• The Reid Groupis a strategic partner with Tryon Clear View Group, a cost reduction company that specializes in Purchase Services Audits where they identify, verify and recover billing errors, vendor overcharges which are refundable to organizations.  They then secure these reimbursements from the vendors.  In addition to telecommunication, copiers, waste management and utilities charges, they also audit postal services and credit card processing. The only fee paid by the client is a percentage of the actual savings.  The first two contracts secured by this strategic partnership are a college and a Catholic parish; we have received the first report of savings for one of these contracts which showed savings of $60,000 over the next five years in telecommunications alone.   If you are interested in this service, contact us at info@TheReidGroup.biz.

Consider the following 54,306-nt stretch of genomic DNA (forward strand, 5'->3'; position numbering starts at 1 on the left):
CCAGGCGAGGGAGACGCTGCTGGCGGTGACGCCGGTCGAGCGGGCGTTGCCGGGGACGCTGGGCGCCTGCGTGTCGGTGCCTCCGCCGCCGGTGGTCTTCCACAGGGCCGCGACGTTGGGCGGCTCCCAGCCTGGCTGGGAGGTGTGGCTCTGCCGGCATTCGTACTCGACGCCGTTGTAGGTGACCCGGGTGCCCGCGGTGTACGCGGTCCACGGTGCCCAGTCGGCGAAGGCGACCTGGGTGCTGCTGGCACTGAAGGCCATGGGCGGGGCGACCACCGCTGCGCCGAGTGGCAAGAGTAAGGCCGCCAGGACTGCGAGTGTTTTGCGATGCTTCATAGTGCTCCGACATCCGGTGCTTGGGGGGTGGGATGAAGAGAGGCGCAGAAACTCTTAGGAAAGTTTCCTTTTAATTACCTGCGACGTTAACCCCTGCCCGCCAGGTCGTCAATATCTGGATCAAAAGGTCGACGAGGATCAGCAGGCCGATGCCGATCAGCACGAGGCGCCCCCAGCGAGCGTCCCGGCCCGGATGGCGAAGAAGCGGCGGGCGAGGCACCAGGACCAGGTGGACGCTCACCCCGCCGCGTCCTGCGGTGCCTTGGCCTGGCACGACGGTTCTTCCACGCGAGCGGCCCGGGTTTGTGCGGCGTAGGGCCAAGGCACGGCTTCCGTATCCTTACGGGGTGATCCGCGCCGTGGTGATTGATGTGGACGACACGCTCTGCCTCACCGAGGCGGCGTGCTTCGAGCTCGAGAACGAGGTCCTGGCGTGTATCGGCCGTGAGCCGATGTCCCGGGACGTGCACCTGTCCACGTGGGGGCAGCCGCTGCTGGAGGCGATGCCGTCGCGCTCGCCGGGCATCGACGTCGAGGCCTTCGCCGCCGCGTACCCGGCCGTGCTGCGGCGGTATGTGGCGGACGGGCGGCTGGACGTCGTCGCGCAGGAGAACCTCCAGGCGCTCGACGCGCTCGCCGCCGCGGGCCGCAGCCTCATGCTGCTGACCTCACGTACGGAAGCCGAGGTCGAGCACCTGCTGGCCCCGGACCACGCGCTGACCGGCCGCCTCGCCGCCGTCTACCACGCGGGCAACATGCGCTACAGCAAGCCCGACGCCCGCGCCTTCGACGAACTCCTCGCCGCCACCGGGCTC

• Our Strategic Partner Joe Sankovich has developed an important resource for dioceses and parishes with cemeteries called TOOLBOX FOR PARISH CEMETERIES. For more information go to: sankovich.com. Joe Sankovich, former director of cemeteries in the Archdiocese of Seattle, and owner of Sankovich & Associates since 1990, has developed an educational tool for parishes with their own Catholic cemeteries.  Directed to pastors, parish business managers, cemetery managers/sextons/superintendents, parish cemetery advisory board members and parish finance council members, the six hard copy manuals are formatted in the same fashion as the early diocesan teaching documents for the Second Vatican Council.  Sankovich waited until he had worked with/in more than 1,200 parish cemeteries in different areas of the United States, and conducted more than 100 seminars with pastors, parish and cemetery employees/volunteers, to organize and format these manuals.